Red alert: Our external financing needs will mount to $45 billion by 2022. For this year, our gross external financing needs stand at a colossal $26 billion. In simple English: over the following year, we need to borrow $26 billion in order to make ends meet. And, four years from today we will need to borrow $45 billion in order to make ends meet.
To be certain, Pakistan’s treasury is a leaky bucket with a dozen major leaks. The biggest of all these leaks is the trade deficit and that leak alone is around $38 billion (trade deficit is the amount by which our imports exceed our exports). The other major leak is the budgetary deficit that is now over Rs2.2 trillion (budget deficit is the difference between the government’s revenues and expenditures).
The leak on account of losses in what we euphemistically refer to as public-sector enterprises (PSEs) is now over than Rs1.1 trillion every year. The leak in the power sector is around Rs400 billion every year. The leak in what the government euphemistically calls ‘commodity operations’ is over Rs450 billion.
For the past 70 years, we have been begging, borrowing and stealing just to fill these leaks – no government has ever worked on plugging these holes. The PML-N government, since June 2013, borrowed a hefty $43 billion – a 50 percent increase over five years. And, this is in addition to Rs7 trillion borrowed locally.
Who is going to lend us $26 billion? China? Saudi Arabia? Highly unlikely. But this is not even the real question. The real question is: how are we going to plug the leaks? China cannot help us plug the leaks; neither can Saudi Arabia. Can we plug the leaks on our own? Possible, but not probable (we will not do it without an external monitoring programme). And, the only global financial institution with a monitoring programme is the IMF.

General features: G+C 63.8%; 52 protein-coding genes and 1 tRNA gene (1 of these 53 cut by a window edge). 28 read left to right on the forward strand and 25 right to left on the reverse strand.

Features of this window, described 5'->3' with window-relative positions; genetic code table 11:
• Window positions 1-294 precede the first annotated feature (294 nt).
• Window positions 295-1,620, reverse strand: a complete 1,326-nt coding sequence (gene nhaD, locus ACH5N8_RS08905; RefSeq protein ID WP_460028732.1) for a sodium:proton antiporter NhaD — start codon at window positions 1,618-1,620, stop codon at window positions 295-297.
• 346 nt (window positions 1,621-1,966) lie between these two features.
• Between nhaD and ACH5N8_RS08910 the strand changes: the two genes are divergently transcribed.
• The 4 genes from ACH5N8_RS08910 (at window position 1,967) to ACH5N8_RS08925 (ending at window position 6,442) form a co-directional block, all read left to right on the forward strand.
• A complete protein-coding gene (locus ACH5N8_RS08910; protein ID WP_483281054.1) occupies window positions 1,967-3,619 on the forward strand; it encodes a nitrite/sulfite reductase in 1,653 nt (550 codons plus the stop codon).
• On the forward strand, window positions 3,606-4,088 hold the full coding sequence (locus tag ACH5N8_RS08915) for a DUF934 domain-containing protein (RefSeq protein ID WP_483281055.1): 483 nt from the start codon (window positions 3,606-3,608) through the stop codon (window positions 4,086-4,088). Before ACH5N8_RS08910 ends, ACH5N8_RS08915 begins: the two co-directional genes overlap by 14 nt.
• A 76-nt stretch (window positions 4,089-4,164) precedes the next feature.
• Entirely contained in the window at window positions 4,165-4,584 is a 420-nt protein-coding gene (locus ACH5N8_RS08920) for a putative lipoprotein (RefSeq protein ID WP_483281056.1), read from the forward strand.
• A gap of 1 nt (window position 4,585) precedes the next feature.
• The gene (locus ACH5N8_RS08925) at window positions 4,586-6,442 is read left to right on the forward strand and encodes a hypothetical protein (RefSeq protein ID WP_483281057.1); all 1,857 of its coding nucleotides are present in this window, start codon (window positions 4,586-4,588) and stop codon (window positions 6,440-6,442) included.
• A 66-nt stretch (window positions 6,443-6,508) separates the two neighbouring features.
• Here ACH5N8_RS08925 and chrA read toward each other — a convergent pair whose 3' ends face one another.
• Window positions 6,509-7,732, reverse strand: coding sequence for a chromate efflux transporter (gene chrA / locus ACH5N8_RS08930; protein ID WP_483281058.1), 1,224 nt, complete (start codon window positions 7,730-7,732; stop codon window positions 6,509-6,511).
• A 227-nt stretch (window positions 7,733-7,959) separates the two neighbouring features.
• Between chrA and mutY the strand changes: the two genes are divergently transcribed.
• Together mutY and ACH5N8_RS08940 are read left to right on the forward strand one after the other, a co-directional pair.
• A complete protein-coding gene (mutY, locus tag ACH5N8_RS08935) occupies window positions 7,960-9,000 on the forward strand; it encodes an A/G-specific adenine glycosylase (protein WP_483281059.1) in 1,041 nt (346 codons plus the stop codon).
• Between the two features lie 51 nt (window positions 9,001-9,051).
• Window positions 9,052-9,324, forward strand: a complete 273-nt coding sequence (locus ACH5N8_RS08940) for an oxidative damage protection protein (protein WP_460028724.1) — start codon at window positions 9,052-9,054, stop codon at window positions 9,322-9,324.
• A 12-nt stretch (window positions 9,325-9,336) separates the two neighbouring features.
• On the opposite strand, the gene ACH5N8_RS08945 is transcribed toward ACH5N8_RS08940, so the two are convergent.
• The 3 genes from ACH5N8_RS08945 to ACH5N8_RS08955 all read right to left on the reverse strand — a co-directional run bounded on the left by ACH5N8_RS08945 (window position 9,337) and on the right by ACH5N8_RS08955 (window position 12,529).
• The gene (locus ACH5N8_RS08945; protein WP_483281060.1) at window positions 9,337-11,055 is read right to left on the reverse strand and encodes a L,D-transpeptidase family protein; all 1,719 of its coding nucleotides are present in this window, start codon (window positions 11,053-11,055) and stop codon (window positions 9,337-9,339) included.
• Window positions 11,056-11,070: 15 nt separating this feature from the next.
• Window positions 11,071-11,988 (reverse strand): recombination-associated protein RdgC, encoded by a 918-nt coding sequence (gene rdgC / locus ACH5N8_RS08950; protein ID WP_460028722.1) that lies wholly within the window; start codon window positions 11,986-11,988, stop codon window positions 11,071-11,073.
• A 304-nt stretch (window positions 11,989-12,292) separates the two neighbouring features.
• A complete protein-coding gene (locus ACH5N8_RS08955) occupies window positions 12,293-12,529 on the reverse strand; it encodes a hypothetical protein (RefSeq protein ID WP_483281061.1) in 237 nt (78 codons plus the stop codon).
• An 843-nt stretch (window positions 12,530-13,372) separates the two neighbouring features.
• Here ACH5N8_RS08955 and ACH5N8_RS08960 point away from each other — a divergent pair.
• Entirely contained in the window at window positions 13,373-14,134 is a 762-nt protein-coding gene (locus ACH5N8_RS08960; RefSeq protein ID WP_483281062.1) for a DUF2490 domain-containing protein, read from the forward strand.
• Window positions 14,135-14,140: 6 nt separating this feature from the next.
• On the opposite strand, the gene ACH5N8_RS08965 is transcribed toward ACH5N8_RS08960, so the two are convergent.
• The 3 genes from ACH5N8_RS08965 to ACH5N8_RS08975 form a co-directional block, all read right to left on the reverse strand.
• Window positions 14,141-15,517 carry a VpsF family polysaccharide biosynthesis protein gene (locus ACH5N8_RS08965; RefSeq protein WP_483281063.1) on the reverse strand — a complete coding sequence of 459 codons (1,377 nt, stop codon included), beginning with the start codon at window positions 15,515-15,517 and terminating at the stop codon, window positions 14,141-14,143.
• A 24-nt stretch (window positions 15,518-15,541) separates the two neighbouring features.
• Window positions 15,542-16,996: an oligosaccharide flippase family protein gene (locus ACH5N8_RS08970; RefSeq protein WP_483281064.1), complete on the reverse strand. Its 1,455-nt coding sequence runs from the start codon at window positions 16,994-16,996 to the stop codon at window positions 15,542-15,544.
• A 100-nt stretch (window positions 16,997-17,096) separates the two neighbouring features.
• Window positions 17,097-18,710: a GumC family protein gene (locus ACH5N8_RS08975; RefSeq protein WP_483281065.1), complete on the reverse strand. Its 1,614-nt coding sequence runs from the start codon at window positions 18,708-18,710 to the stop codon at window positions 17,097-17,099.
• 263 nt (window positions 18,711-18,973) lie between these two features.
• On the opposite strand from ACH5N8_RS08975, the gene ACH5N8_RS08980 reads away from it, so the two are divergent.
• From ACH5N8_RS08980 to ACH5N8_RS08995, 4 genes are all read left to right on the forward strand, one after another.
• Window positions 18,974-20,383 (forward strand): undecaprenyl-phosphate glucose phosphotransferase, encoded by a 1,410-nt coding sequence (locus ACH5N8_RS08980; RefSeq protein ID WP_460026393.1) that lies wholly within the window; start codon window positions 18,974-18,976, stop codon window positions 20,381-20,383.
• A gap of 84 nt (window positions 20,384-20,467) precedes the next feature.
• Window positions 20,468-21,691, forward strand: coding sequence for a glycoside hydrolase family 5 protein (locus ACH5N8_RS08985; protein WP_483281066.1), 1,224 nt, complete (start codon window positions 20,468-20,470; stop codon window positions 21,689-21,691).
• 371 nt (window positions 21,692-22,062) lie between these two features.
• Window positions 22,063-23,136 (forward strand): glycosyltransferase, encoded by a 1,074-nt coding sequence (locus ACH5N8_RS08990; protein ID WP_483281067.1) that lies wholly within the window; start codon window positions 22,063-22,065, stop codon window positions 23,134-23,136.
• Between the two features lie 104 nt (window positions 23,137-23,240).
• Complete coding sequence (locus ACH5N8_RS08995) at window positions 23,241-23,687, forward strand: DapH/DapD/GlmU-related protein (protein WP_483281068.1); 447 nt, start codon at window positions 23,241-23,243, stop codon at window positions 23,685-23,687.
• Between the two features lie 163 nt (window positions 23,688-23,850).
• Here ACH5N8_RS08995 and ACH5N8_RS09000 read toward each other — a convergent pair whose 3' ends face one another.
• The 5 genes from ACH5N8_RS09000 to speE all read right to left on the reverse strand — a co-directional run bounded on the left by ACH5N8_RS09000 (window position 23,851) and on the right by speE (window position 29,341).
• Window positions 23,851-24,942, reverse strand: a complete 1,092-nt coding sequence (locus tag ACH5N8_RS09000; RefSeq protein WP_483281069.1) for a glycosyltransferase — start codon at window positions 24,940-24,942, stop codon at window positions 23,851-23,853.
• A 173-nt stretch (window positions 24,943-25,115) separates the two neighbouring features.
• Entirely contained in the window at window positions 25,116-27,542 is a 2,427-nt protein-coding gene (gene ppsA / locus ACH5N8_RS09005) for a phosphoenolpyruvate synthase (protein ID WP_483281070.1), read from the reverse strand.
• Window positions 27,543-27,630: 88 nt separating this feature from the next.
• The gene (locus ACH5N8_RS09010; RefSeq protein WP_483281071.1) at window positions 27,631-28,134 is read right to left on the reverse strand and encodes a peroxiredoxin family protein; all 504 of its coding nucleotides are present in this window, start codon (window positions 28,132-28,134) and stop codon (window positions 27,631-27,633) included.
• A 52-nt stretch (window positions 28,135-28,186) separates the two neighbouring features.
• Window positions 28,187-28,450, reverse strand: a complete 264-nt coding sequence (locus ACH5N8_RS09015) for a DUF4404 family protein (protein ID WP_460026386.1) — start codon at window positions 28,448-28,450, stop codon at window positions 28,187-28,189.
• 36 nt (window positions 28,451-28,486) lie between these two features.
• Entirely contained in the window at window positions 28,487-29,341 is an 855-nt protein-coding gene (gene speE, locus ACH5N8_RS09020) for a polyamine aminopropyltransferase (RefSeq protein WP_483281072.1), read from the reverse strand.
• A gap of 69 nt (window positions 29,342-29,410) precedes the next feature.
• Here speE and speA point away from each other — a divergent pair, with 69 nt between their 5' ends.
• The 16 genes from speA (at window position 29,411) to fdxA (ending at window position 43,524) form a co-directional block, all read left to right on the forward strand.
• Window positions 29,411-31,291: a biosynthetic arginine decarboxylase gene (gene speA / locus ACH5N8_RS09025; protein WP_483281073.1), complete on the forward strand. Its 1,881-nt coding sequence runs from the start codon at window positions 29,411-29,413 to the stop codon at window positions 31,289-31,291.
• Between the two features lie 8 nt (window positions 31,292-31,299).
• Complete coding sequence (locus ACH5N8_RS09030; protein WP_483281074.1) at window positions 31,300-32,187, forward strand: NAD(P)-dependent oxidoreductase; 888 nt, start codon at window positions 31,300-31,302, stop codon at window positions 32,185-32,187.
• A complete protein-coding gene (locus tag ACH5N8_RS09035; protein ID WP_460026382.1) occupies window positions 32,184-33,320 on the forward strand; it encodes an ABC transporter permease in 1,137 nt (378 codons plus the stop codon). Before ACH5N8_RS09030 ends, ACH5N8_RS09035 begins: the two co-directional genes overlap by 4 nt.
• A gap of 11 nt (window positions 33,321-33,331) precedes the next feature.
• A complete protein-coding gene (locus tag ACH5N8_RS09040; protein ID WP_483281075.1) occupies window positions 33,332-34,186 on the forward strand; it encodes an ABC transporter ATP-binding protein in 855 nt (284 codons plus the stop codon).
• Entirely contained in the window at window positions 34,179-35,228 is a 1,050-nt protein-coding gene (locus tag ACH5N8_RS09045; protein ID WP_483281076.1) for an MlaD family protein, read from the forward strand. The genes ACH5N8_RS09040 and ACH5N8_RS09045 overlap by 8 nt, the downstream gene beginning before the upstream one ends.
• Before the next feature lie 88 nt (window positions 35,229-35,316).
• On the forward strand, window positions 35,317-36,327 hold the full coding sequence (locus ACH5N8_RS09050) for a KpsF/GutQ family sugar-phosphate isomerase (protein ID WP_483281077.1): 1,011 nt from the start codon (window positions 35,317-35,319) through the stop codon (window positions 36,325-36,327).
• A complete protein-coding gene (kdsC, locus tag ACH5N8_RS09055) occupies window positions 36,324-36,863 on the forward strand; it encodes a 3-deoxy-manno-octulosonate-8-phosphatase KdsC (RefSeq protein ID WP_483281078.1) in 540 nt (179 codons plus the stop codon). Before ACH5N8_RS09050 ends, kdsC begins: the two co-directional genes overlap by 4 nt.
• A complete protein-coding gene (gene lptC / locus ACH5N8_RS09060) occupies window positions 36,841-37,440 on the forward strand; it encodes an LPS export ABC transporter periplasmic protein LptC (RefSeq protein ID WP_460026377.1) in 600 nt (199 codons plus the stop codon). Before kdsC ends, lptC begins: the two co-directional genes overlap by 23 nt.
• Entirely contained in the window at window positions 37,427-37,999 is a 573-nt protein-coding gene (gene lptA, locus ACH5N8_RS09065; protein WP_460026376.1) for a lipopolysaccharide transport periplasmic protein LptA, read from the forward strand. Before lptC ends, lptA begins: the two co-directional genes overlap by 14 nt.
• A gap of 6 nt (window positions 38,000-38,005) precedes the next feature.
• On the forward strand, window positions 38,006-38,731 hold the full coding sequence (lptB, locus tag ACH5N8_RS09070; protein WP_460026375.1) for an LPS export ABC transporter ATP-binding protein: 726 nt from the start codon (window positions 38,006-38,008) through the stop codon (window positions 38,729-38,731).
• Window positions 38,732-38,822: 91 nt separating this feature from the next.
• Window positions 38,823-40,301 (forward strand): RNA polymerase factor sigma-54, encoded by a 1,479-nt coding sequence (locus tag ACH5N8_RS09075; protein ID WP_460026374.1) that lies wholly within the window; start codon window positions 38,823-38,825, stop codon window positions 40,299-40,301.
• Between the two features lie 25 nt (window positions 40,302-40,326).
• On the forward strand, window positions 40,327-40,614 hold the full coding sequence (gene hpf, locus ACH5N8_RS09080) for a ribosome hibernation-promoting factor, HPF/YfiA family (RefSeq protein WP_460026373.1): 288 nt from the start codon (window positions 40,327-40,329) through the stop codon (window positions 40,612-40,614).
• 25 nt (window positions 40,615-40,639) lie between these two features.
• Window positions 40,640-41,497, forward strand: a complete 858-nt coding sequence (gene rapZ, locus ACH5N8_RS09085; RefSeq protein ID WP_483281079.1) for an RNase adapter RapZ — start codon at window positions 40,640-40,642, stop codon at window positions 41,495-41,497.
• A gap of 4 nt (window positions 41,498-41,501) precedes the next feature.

The World Bank, which lends us $4 billion a year, depends on the IMF’s monitoring programme. The Asian Development Bank, which lends us $2 billion a year, also depends on the IMF’s monitoring programme. Yes, the IMF will insist on a debt sustainability analysis, particularly on Chinese loans. Yes, the IMF will insist on plugging the circular debt. We will have a choice to cut down on electricity theft, restructure the energy sector, or jack up the tariff. Yes, the IMF will insist on slashing the budgetary deficit. We will have a choice to cut down government expenditures or increase taxes.
Yes, the IMF will insist on the devaluation of the rupee. Yes, the IMF will insist on increasing the rates of interest. To be certain, diaspora bonds are equivalent to band-aids to treat cancer. To be sure, loans from ‘friendly’ countries are akin to aspirin to cure kidney failure.
We have been trying to suppress the symptoms for decades. We must now work on curing the disease. We are going to need $26 billion this year. We would have to work with the IMF. What we are going to need is a strong negotiating team to safeguard Pakistan’s interests.
The writer is a columnist based in Islamabad.
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